Printer Friendly

Superior septal approach versus left atrial approach for mitral valve replacement: A retrospective cohort study.

Byline: Tooba Ansar, Taimur Asif Ali, Saneeha Shahid, Saulat Hasnain Fatimi and Ghulam Murtaza

Abstract

Objective: To compare the outcomes of superior septal approach and left atrial approach for mitral valve replacement.

Methods: This retrospective cohort study was conducted at the Aga Khan University Hospital, Karachi, and comprised records of patients who had undergone isolated mitral valve replacement from May 2003 to April 2012. Cases were reviewed for the outcomes [primary: loss of normal sinus rhythm; secondary: complications, residual defect and mortality]. Patients with prior history of dysrhythmia, low ejection fraction (<30%), emergency/redo mitral valve replacement and concomitant coronary artery bypass grafting were excluded. SPSS 19 was used for data analysis.

Results: Of the 78 patients, 52(66.67%) were of superior septal approach and 26(33.33%) of left atrial approach. Both groups were comparable for baseline variables except cardiopulmonary bypass and cross-clamp times, which were significantly shorter in the superior septal approach group than the left septal approach group (p<0.05). No residual atrial septal defect was found in any approach. Although loss of normal sinus rhythm was observed more frequent in superior septal approach 25(48%) compared to left septal approach 10(38.4%), but the difference was statistically insignificant (p=0.28). Age was the only significant variable affecting loss of normal sinus rhythm after adjusting for approaches. The difference of post-operative complications was also statistically insignificant between superior 9(17.3%) and left septal approach 4(15.38%) (p=1.0)].

Conclusion: The operative durations were significantly higher in left atrial approach compared to superior septal approach.

Keywords: Superior septal approach, Left atrial approach, Mitral valve replacement, Arrhythmia, Mortality. (JPMA 67: 322; 2017).

Introduction

For mitral valve replacement (MVR), the mitral valve may be exposed by opening the right atrium and then opening the atrial septum and extending incision into the left atrial dome, called superior septal approach (SSA). In contrast, left atrium can directly be opened, making the mitral valve visible, known as left atrial approach (LAA). There still remains clinical equipoise regarding the choice of any approach.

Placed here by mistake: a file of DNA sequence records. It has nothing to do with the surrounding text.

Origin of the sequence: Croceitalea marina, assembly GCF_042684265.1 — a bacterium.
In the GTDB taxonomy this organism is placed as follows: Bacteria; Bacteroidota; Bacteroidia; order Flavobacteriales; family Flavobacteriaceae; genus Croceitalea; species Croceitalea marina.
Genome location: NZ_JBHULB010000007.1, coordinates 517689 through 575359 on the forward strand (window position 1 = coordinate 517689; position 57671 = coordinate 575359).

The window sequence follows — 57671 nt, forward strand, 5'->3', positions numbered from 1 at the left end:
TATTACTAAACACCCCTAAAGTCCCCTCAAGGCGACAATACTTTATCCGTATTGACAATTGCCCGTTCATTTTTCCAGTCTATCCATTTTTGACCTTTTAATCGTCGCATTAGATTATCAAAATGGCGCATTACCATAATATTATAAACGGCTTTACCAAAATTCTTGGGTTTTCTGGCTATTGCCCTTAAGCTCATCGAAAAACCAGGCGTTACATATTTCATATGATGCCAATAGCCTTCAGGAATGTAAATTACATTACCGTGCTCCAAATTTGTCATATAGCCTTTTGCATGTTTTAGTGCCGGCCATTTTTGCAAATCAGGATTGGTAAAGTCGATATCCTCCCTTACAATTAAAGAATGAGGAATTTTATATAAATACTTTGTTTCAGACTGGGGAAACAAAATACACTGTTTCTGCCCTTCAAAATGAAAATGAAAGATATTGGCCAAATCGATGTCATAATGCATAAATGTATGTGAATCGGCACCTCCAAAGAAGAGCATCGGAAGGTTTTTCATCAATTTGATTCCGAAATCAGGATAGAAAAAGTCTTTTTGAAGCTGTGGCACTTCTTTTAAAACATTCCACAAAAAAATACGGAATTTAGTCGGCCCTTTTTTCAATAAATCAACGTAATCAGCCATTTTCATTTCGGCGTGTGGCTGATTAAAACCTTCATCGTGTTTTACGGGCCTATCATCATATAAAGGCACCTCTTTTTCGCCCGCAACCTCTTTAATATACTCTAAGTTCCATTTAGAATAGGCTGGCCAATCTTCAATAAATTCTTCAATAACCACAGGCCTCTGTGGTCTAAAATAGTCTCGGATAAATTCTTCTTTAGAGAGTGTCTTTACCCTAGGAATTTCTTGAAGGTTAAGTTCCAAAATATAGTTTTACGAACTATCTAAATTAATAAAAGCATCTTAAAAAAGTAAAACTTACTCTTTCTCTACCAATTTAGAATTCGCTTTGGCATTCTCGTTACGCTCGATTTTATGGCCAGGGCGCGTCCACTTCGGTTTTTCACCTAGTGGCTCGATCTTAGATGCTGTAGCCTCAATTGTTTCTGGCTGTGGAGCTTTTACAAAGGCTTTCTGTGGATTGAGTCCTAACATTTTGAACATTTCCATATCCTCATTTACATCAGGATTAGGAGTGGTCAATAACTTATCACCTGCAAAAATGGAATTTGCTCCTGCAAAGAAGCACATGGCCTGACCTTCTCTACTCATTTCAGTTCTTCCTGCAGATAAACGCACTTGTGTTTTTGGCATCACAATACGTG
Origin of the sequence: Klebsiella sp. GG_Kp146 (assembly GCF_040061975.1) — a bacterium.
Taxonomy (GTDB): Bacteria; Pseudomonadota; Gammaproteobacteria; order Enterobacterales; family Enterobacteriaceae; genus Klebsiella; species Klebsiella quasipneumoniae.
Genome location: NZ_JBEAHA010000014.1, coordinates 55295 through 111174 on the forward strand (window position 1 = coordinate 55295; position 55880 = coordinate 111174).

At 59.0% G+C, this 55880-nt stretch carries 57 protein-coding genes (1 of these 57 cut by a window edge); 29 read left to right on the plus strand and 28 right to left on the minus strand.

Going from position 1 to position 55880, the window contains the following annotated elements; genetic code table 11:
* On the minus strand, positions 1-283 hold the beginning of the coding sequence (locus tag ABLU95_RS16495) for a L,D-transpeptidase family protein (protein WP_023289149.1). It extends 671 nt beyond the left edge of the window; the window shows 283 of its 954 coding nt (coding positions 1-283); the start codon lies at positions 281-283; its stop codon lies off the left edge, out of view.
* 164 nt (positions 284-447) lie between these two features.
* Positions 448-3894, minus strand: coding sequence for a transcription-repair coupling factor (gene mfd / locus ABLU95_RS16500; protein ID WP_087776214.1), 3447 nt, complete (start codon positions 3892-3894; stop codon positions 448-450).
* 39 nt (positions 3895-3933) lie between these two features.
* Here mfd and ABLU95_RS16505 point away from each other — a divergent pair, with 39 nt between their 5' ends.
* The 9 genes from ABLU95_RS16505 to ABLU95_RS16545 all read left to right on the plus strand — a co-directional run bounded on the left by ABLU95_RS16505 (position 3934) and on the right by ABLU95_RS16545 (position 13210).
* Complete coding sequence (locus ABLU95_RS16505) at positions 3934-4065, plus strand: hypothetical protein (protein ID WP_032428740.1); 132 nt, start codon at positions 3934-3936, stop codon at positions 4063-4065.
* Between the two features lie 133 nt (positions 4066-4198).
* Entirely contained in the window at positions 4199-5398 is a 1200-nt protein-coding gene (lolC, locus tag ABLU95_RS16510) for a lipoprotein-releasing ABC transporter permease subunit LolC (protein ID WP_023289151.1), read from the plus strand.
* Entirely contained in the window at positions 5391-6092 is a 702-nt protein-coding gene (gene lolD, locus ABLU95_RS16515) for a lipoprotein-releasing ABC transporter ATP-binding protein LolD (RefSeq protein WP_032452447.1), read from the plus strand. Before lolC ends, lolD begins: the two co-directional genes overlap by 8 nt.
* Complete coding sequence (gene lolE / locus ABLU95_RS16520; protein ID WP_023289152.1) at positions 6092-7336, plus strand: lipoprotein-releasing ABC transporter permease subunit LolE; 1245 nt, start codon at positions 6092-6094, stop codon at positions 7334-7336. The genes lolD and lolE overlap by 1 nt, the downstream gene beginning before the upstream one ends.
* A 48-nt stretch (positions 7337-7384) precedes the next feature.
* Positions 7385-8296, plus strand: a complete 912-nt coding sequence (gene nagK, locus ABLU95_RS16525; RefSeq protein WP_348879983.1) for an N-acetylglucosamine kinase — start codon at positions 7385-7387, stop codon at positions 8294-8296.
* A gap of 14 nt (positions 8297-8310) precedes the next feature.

There is limited literature available where these two surgical techniques are compared. Though SSA is thought to offer better operative view (implying a safer surgery),1 it increases the cardio-pulmonary bypass and cross clamp time.2 In some studies, SSA is reported to cause more dysrhythmia, e.g. atrio-ventricular block, atrial fibrillation, supra-ventricular and junctional dysrhythmias than LAA.1,3,4 probably due to section of sinus nodal artery.3 Yet, other studies report equal risk of dysrhythmias in both techniques.5 Masuda et al. reported higher early post-operative dysrhythmias in SAA as compared to LAA (22% vs. 4%), but the difference was reported to be insignificant on delayed follow-up.6 Mortality rates are reported to be similar in both the groups.6 In Pakistan, LAA has been previously compared with trans-septal approach for MVR, but the authors did not find any significant difference of conduction changes.7

Since the choice of approach is surrounded by controversies, we designed this study to compare these two approaches in patients with MVR alone at a tertiary care hospital of a developing country. We tried to overcome the limitations of previous studies like inclusion of patients with low ejection fraction (EF), concomitant procedures or redo procedures in order to achieve a homogenous group of patients. This study is also significant due to the fact that most of the studies comparing superior septal approach with left atrial approach are from developed nations where the mitral valve pathology is predominantly due to degenerative valvular disease whereas in South-East Asia the predominant mitral valvular pathology is secondary to rheumatic heart disease (RDH). Moreover, the population undergoing mitral valve repair or replacement in South Asia is younger as compared to older population in the Western World.

The current study was planned to test the hypothesis whether outcomes of SSA differed from LAA in patients undergoing MVR.

Materials and Methods